Ha, I’d love to hear more. What was the app for? I can’t imagine why you’d have to pick up on Trebek’s elocution??

Less interesting than you'd expect, as it was for a rapid mobile app prototyping class.

We had a telesync'd demo that let you play along with a Jeopardy episode by yelling answers at your phone. The app knew the timing markers for when the question was asked + when a contestant answered, so would only give you credit if you beat the contestant with the correct answer.

Our model user was "people who yell answers at the screen when Jeopardy is on."

Still think it would have made a decent companion app to the show though...

Trebek's elocution is just something you pick up on after rewatching an episode enough times. He has really interesting ways of emphasizing things, but they seem normal if you're just listening to them once through.

Love the post! This explains how mobile TensorFlow can be a actually used on daily life.

One of my primary motivators behind building this blogpost was to show how exactly one can use TensorFlow to ship a production mobile application. There’s certainly a lot of material out there, but a lot of it is either light on details, or only fit for prototypes/demos. There was quite a bit of work involved in making TensorFlow work well on a variety of devices, and I’m proud we managed to get it down to just 50MB or so of RAM usage (network included), and a very low crash rate. Hopefully things like CoreML on iOS and TensorFlow Lite on Android will make things even easier for developers in the future!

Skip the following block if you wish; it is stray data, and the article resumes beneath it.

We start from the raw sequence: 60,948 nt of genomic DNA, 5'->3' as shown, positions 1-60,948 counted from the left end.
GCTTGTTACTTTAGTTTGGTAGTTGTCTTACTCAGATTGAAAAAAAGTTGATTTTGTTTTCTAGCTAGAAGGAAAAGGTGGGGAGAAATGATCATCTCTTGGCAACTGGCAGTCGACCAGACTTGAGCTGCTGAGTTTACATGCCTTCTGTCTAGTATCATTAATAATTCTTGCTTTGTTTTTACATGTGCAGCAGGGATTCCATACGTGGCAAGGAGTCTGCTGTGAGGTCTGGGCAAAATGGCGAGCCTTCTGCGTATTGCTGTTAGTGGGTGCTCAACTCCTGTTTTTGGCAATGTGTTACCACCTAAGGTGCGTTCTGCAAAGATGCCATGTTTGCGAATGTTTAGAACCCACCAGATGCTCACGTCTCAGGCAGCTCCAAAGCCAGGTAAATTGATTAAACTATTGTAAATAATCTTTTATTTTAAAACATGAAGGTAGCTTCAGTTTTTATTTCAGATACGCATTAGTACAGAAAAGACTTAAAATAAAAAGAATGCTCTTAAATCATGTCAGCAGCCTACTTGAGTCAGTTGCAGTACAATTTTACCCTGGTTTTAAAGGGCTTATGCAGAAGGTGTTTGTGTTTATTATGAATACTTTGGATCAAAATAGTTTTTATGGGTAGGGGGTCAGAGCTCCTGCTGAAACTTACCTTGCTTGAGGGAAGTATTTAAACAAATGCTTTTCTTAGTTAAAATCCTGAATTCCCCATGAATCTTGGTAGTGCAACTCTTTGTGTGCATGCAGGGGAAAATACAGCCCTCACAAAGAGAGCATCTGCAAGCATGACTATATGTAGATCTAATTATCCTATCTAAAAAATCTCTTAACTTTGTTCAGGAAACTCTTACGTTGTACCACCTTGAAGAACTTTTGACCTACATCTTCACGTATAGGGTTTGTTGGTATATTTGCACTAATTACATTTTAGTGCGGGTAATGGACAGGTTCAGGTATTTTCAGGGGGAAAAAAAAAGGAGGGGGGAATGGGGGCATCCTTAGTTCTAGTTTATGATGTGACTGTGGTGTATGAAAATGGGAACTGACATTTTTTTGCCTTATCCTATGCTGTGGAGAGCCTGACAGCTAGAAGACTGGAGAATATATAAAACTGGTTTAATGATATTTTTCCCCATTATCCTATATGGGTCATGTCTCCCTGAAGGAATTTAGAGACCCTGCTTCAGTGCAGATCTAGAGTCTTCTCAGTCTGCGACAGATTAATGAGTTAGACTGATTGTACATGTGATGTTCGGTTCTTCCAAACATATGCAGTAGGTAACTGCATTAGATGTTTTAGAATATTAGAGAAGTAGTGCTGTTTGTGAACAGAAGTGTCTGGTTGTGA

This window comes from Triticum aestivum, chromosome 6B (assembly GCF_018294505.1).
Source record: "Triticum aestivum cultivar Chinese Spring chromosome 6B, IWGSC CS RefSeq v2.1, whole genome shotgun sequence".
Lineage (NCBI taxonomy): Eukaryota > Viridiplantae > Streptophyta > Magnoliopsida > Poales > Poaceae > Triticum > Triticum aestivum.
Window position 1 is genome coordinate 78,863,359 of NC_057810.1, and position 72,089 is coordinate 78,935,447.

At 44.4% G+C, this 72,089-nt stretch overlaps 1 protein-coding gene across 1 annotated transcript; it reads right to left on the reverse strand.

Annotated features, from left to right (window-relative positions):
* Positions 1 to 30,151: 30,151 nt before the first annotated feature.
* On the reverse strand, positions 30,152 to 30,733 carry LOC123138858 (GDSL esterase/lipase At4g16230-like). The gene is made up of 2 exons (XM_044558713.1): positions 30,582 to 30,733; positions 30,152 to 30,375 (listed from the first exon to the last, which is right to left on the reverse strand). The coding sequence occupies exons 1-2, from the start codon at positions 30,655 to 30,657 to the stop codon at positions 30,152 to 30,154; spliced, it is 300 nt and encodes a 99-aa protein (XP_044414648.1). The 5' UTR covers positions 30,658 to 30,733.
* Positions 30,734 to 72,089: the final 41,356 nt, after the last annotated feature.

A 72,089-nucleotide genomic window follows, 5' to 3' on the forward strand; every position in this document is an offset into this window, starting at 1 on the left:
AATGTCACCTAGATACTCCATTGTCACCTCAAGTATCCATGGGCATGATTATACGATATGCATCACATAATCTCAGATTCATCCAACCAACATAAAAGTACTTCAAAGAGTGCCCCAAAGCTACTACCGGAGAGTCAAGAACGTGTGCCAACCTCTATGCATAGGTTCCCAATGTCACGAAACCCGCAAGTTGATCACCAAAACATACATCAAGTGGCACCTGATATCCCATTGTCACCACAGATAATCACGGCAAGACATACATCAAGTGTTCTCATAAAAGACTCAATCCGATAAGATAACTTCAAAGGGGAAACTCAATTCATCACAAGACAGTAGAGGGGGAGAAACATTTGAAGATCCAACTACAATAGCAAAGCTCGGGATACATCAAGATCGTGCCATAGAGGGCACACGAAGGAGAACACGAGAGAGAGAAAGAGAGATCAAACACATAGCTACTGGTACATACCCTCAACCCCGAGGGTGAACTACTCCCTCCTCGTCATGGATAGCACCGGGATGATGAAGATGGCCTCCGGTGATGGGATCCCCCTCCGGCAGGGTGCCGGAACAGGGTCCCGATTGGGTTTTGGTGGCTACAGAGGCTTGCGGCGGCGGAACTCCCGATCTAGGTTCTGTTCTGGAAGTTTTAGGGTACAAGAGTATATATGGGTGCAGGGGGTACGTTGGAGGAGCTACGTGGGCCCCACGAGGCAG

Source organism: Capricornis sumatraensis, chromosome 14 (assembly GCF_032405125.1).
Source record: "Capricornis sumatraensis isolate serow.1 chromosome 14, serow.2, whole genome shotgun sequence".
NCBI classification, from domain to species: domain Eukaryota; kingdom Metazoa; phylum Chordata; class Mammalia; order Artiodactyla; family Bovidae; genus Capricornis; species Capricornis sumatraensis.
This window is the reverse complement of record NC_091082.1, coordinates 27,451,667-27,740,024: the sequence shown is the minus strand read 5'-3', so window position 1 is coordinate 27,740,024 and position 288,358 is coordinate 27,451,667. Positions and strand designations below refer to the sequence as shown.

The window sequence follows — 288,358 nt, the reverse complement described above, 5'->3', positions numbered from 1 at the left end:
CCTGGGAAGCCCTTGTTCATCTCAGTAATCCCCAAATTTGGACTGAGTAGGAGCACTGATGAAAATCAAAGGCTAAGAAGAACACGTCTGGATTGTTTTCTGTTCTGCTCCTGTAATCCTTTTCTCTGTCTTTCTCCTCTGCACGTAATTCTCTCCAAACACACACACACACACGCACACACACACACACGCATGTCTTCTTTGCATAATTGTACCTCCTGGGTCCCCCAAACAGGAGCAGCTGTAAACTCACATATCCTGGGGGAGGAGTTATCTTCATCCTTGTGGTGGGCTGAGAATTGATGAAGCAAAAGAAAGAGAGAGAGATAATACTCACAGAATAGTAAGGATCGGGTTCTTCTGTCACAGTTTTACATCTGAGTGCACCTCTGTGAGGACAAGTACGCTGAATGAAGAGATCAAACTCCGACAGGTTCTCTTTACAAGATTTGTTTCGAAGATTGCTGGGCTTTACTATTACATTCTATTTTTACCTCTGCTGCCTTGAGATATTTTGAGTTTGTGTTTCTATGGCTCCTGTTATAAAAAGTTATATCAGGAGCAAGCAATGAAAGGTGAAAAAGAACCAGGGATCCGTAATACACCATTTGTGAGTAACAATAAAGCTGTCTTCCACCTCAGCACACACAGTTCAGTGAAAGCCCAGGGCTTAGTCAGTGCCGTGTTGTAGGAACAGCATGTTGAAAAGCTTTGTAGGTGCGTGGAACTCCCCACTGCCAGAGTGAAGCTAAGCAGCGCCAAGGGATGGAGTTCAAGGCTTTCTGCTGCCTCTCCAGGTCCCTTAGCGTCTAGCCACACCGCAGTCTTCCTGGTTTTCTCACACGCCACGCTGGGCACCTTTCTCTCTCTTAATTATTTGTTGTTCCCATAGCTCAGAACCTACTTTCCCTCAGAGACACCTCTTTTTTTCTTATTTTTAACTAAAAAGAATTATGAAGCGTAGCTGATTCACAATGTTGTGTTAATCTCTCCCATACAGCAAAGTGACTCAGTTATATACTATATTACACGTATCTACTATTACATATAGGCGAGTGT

yeah, that's my main pain with the TF docs – great if you just want to try one of the MNIST tutorial variations, but there's a lot more you need to figure out when you get beyond of these "hello world" examples…